Man who shot cop released from prison by mistake; error unnoticed for 2 years

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A representative of the DeKalb County District Attorney’s Office told WSB-TV investigative reporter Mark Winne that last week, the state Department of Community Supervision notified the office that Jermarcus Jordan was not in prison, where he was supposed to be.

This week, the DeKalb County Sheriff's Office arrested Jordan on new charges of aggravated assault and cruelty to children after he had been out of prison for two years.

Chris Smith is the officer who was shot by Jordan. He told Winne that he's no longer a police officer and there are too many holes in the system of which he was once a part.

“It shows that there are a lot of loopholes and different things that really just need to be fixed,” Smith said.

Smith said he was an Atlanta police officer working an extra job in uniform at an apartment complex when a gunman cut loose in 2013 with a shotgun as Smith sat in his pickup truck.

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“I was shot in the head, a birdshot, and I was shot in my right calf with buckshot. Had it been reversed, I would have been dead on the scene,” Smith told Winne. “I still have six pellets in my head, anywhere from my hairline back.”

Documents and other information suggest the following timeline:

On Jan. 14, 2015, a judge sentenced Jordan to 25 years in prison, with 15 years to serve.

That same day, a probation revocation order was filed against Jordan, involving an old robbery case against him. The sentence for that case expired on May 13, 2016.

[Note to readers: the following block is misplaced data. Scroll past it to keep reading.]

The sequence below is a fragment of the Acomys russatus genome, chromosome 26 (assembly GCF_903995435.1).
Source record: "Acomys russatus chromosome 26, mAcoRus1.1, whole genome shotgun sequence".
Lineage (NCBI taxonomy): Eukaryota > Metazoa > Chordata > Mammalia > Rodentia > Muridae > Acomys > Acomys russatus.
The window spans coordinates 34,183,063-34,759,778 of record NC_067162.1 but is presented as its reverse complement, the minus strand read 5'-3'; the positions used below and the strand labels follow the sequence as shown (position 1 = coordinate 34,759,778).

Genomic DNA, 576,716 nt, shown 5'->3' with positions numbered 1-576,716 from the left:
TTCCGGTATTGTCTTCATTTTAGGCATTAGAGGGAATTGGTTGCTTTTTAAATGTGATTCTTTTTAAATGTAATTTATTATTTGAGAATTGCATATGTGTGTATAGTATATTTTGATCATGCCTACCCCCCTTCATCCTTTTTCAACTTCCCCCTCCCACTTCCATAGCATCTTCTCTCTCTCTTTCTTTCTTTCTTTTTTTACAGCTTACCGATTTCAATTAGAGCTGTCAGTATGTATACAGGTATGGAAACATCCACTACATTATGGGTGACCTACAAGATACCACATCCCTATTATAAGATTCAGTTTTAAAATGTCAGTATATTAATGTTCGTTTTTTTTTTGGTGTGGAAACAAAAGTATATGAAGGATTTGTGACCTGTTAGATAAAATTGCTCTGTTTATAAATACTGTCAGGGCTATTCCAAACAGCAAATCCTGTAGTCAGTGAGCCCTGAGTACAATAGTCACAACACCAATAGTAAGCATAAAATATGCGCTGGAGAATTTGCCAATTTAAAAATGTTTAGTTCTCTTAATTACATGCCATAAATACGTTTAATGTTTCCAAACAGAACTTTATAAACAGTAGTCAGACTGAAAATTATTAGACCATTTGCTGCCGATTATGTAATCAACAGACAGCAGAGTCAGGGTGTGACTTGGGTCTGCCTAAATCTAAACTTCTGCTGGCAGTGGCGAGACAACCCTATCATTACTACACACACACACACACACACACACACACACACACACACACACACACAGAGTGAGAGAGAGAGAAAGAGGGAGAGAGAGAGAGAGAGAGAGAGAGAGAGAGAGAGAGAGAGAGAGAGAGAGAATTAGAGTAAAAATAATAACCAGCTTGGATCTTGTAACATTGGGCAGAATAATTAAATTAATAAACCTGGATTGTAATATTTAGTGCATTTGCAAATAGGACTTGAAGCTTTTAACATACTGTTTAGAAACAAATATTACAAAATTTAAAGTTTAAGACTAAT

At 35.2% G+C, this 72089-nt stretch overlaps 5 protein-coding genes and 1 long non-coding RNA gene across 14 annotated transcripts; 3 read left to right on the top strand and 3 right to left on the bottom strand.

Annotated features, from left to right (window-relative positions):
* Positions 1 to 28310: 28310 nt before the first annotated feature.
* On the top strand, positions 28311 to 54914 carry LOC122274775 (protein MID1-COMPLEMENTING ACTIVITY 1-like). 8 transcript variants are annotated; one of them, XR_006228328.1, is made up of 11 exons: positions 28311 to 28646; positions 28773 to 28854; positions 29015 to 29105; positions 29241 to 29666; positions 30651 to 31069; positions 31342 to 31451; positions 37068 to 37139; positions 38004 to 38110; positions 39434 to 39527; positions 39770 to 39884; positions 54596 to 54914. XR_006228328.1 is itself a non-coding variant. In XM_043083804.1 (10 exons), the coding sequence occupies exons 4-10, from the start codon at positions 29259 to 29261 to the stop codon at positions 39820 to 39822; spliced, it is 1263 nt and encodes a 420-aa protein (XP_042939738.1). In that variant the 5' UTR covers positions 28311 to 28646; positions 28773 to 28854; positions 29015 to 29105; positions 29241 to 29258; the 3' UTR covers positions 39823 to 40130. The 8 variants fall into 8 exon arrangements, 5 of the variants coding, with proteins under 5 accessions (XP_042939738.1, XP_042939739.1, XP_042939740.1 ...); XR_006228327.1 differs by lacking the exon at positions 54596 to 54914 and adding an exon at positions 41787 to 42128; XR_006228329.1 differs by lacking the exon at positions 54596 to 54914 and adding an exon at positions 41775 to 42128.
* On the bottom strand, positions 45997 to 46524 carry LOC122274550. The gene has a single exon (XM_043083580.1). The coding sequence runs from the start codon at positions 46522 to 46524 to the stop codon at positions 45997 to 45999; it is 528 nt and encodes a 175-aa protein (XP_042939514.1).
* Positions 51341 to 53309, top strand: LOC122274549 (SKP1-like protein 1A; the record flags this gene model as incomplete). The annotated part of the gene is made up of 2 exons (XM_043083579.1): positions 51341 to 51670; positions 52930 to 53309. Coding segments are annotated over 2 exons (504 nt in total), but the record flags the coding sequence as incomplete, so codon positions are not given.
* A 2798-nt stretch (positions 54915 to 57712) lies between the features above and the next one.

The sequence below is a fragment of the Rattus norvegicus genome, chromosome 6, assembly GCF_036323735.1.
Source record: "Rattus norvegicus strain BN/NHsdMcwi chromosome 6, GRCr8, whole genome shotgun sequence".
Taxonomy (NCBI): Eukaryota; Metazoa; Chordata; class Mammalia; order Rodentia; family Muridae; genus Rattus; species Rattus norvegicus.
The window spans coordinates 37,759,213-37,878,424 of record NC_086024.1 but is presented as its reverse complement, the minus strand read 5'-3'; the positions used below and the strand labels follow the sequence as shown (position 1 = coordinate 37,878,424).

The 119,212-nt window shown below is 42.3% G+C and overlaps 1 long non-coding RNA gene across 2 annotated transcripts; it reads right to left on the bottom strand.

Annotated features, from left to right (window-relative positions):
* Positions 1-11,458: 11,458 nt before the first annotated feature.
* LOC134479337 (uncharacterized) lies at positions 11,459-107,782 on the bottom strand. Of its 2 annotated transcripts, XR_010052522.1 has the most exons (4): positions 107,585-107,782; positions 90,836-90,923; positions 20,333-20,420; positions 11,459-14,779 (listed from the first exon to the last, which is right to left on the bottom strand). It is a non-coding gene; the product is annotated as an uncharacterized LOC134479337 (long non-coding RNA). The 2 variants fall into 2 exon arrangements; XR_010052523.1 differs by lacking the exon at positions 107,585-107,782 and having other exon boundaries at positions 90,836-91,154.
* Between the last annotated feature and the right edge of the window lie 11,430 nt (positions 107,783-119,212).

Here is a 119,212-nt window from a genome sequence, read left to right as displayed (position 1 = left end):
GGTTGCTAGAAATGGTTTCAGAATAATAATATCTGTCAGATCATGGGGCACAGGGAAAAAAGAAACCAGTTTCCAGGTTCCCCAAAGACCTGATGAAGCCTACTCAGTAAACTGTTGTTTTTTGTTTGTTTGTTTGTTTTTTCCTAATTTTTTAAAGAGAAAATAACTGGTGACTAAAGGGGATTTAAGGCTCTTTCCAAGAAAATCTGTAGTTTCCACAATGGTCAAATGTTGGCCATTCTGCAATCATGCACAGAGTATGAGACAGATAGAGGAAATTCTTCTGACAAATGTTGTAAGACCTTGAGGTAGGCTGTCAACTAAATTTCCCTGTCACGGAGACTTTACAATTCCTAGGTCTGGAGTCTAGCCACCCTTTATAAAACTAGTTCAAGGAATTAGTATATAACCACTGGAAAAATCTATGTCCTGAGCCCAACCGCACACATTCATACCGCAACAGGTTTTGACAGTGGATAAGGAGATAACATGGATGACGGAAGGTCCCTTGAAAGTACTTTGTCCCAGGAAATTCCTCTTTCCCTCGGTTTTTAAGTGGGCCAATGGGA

A judge this week said it appeared to him that Jordan was released by the Department of Corrections in error on May 13, 2016 -- long before he had served 15 years for the attack on Smith.

“I wish I had an answer for how that happened,” Smith said.

Joan Heath, with the Georgia Department of Corrections, said the department did not release Jordan in error and that there was a problem with the documentation the department received from the DeKalb County Clerk of Superior Court’s Office regarding the sentence for the attack on Smith.

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The documentation was returned, but the Department of Corrections said it never received the corrected paperwork needed to legally hold Jordan past May 2016.

DeKalb County Superior Court Clerk Debra DeBerry told Winne that her office sent everything it was supposed to send.

Heath said that, because of other, similar paperwork issues with clerk's offices, last year the department initiated new follow-up procedures as an additional safeguard.

DeBerry said that a 2015 document Winne found in the records indicates a probation worker told the Department of Corrections she would take care of the problem.

A representative for the Department of Community Supervision said probation is under that department now, but wasn’t in 2015, so the department can’t comment on this case.

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